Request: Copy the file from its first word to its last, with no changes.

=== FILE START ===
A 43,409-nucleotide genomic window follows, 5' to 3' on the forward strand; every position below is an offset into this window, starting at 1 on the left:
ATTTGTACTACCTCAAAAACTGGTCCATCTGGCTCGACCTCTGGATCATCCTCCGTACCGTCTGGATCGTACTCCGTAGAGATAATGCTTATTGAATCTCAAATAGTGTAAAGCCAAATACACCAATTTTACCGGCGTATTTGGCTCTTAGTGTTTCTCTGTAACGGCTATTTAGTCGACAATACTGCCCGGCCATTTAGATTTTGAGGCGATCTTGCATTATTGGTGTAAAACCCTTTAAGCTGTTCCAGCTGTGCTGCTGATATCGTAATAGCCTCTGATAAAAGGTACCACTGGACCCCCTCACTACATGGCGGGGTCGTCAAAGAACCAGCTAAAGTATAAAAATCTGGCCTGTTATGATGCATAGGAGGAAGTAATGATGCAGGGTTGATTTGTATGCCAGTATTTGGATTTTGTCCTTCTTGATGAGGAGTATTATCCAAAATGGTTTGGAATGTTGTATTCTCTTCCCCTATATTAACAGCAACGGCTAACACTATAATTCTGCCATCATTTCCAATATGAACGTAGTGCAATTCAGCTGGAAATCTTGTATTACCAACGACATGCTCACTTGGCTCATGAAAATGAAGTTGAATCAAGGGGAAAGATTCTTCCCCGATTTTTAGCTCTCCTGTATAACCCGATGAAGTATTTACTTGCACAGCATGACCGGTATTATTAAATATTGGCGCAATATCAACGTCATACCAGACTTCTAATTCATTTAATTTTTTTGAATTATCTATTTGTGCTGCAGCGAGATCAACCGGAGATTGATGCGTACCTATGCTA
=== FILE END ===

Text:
A 43,409-nucleotide genomic window follows, 5' to 3' on the forward strand; every position below is an offset into this window, starting at 1 on the left:
ATTTGTACTACCTCAAAAACTGGTCCATCTGGCTCGACCTCTGGATCATCCTCCGTACCGTCTGGATCGTACTCCGTAGAGATAATGCTTATTGAATCTCAAATAGTGTAAAGCCAAATACACCAATTTTACCGGCGTATTTGGCTCTTAGTGTTTCTCTGTAACGGCTATTTAGTCGACAATACTGCCCGGCCATTTAGATTTTGAGGCGATCTTGCATTATTGGTGTAAAACCCTTTAAGCTGTTCCAGCTGTGCTGCTGATATCGTAATAGCCTCTGATAAAAGGTACCACTGGACCCCCTCACTACATGGCGGGGTCGTCAAAGAACCAGCTAAAGTATAAAAATCTGGCCTGTTATGATGCATAGGAGGAAGTAATGATGCAGGGTTGATTTGTATGCCAGTATTTGGATTTTGTCCTTCTTGATGAGGAGTATTATCCAAAATGGTTTGGAATGTTGTATTCTCTTCCCCTATATTAACAGCAACGGCTAACACTATAATTCTGCCATCATTTCCAATATGAACGTAGTGCAATTCAGCTGGAAATCTTGTATTACCAACGACATGCTCACTTGGCTCATGAAAATGAAGTTGAATCAAGGGGAAAGATTCTTCCCCGATTTTTAGCTCTCCTGTATAACCCGATGAAGTATTTACTTGCACAGCATGACCGGTATTATTAAATATTGGCGCAATATCAACGTCATACCAGACTTCTAATTCATTTAATTTTTTTGAATTATCTATTTGTGCTGCAGCGAGATCAACCGGAGATTGATGCGTACCTATGCTA